October 05, 2020
BIRMINGHAM — U.S. Senator Doug Jones of Alabama today announced that last week, the Senate passed the House of Representatives version of his bipartisan legislation to reauthorize the Caribbean Basin Trade Partnership Act (CBTPA) until 2030. Under the agreement, Caribbean businesses are incentivized to use American textiles – many of which are made in Alabama – during production.
“This trade agreement has been crucial for our economy, both in Alabama and across the country. Reauthorizing this deal is important to ensure that markets are available for Alabama’s cotton growers and textile producers, who were already facing hard times in the global trade landscape even before the COVID pandemic began. We need to do everything we can to support our businesses during these challenging economic times,” Senator Jones said.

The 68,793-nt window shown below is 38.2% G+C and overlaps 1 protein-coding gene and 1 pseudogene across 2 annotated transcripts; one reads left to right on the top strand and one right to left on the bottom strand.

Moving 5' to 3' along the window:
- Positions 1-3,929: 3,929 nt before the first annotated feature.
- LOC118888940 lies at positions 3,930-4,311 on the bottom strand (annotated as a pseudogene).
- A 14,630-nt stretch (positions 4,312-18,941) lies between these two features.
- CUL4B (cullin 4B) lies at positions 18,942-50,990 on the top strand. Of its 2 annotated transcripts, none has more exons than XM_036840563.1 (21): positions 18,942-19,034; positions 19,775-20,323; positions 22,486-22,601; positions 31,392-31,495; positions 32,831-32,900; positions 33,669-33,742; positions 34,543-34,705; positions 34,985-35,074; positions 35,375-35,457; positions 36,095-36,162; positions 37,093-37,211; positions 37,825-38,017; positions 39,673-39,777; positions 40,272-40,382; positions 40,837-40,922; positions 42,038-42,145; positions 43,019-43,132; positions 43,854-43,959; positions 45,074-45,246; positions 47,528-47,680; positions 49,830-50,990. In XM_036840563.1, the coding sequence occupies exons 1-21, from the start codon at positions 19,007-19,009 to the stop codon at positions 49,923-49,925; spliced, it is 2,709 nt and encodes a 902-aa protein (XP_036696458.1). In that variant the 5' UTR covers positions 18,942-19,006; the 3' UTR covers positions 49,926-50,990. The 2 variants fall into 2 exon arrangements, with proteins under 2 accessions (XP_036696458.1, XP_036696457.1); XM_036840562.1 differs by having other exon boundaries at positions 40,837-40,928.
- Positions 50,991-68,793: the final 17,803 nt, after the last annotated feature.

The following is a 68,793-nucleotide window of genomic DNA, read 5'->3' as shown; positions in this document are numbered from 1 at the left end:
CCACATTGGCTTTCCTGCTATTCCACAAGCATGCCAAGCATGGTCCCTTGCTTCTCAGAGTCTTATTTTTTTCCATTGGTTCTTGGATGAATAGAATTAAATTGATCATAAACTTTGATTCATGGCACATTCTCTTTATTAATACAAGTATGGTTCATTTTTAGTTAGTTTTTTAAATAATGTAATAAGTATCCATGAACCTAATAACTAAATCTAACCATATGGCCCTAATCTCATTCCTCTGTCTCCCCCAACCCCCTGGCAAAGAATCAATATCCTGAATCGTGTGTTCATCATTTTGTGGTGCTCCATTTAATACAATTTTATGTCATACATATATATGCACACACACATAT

The CBTPA is a trade agreement that provides duty-free access for certain textile goods from 23 Caribbean countries that are made with U.S. yarns, fabrics, and threads. Many companies in Alabama, including those in the cotton industry, benefit from this agreement.
Preferences under the Caribbean Basin Trade Partnership Act extended by this bill were enacted by Congress in 2000 and extended in 2010. Without reauthorization, the legislation would have expired.
The legislation was also sponsored by Senators Marco Rubio of Florida and Ben Cardin of Maryland. Congresswoman Terri Sewell of Alabama is the lead sponsor in the House of Representatives, where the bill passed unanimously. The legislation now heads to the President’s desk to be signed into law.